My rating: 5 of 5 stars
Wonderfully selfish, sexy and bitter about a book-dealer, Felix Quinn, and his wife’s infidelity. Felix’s reactions to his wife’s lover are both understandable and his theory of jealousy are both difficult and true. Any kind of profession of love without jealousy is implied to be a simulacra of love.
The obsessive nature of love and sex is described in brilliantly uncomfortable prose. There is a savagery to the writing which is largely absent from novels featuring the love lives of middle-class, educated people. Quite often, the sex life is absented for the love life completely, and it is refreshing to find a book that is not afraid to shun this approach.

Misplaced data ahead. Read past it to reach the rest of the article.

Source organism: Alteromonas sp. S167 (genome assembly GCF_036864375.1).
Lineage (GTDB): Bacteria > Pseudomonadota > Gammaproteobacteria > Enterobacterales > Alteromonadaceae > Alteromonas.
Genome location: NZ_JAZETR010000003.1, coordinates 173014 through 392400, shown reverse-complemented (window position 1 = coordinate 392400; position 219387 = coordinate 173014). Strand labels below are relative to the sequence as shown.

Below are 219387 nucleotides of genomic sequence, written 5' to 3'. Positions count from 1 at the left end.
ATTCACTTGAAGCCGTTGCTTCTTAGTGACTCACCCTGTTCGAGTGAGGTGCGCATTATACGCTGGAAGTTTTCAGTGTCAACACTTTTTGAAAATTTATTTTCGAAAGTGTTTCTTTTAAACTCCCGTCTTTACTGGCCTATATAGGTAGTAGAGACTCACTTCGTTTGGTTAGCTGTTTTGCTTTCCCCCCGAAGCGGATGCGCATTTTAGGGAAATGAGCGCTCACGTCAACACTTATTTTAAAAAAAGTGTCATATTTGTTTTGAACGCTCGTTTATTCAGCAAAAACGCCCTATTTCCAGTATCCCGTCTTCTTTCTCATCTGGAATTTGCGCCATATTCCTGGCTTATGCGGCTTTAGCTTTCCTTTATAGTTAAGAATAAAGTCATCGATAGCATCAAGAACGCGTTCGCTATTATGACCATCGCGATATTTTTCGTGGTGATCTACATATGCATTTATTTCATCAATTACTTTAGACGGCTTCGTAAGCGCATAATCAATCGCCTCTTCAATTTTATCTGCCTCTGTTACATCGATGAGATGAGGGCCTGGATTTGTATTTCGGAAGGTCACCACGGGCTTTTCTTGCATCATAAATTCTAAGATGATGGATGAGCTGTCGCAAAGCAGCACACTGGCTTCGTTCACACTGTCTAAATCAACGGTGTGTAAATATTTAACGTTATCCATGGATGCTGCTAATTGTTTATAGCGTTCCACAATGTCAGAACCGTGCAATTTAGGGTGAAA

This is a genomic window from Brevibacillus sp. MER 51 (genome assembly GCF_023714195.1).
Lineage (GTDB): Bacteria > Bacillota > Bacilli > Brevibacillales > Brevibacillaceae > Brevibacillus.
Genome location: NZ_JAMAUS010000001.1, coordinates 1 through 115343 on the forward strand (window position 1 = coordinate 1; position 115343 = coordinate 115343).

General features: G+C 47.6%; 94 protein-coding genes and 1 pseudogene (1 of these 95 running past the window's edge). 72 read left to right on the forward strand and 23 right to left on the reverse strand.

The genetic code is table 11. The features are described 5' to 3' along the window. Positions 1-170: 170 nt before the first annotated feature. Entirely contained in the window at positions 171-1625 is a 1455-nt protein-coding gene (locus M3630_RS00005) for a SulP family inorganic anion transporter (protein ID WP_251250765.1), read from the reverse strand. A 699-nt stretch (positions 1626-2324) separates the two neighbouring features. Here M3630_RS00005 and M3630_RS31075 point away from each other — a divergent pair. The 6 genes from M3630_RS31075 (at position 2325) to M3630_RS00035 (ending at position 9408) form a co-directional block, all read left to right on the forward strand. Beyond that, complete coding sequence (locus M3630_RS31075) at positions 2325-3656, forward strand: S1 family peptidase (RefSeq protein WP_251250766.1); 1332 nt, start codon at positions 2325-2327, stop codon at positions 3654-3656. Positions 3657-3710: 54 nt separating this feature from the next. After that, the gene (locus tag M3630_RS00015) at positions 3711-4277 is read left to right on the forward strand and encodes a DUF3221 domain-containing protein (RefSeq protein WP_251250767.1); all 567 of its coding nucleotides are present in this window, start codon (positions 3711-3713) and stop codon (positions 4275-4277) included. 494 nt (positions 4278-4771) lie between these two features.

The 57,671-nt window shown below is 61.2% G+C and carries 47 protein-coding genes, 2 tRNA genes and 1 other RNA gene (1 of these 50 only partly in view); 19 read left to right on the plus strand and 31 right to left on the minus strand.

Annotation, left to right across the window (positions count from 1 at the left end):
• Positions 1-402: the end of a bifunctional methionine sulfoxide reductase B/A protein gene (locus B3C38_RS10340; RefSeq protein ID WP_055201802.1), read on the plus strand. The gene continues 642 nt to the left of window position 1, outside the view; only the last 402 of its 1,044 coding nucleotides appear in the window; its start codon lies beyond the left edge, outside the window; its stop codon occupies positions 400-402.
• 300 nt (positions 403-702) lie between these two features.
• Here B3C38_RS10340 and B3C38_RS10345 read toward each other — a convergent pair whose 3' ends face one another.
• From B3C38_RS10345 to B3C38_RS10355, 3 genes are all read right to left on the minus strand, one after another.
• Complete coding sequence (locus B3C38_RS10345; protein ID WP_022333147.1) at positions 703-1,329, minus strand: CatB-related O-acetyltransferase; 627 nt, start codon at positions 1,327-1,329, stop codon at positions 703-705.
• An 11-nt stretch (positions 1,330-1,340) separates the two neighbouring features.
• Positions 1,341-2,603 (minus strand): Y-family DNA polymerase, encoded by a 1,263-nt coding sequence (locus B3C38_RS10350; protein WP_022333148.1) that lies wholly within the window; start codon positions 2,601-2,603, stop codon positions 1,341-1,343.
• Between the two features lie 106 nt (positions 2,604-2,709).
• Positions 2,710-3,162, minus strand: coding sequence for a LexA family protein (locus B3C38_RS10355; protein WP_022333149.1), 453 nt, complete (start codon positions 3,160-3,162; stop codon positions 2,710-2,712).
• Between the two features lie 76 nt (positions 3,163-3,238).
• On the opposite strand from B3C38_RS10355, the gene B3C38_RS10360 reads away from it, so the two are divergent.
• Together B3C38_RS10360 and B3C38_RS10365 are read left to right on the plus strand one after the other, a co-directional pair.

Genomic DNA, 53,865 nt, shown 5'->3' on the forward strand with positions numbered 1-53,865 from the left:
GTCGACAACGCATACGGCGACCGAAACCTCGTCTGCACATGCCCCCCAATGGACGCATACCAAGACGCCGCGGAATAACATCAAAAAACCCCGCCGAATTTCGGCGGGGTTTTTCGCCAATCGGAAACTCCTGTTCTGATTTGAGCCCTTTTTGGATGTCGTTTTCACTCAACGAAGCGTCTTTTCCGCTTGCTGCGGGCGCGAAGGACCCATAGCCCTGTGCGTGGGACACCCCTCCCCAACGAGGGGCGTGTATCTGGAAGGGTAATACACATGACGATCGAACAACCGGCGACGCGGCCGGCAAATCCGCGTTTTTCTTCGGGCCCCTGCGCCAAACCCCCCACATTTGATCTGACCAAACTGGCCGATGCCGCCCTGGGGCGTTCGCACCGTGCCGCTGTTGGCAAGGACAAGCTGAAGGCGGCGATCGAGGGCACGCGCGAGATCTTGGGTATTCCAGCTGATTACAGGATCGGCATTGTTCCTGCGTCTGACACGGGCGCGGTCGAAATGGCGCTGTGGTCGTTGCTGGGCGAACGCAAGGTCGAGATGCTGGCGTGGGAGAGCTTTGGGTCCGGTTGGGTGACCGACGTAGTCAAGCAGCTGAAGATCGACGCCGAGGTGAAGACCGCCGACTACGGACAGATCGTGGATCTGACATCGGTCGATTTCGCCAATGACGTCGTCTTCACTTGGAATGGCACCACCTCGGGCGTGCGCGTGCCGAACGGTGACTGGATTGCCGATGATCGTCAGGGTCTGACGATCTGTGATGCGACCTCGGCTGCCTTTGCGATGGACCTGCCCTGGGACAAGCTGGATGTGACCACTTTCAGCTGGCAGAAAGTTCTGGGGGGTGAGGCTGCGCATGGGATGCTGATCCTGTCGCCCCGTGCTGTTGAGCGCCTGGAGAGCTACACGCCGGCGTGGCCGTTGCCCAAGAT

I am a late convert to Jacobson but he leaves a forceful impression on the page. His men and women are not of the kind that seek to cleanse and simplify their lives. They are messy drinking, fucking, smoking kind of people who screw up and get angry and jealous. They have as many unpleasant traits as they do ‘normal’ ones that we may recognize. Their appeal lies in the fact that they choose to live selfishly and engage with negative consequences of their existence with the same legitimacy as they do the positive and chosen paths of their lives. I say negative, they are not presented as such. Instead, they are the normal part of life and cannot to be avoided.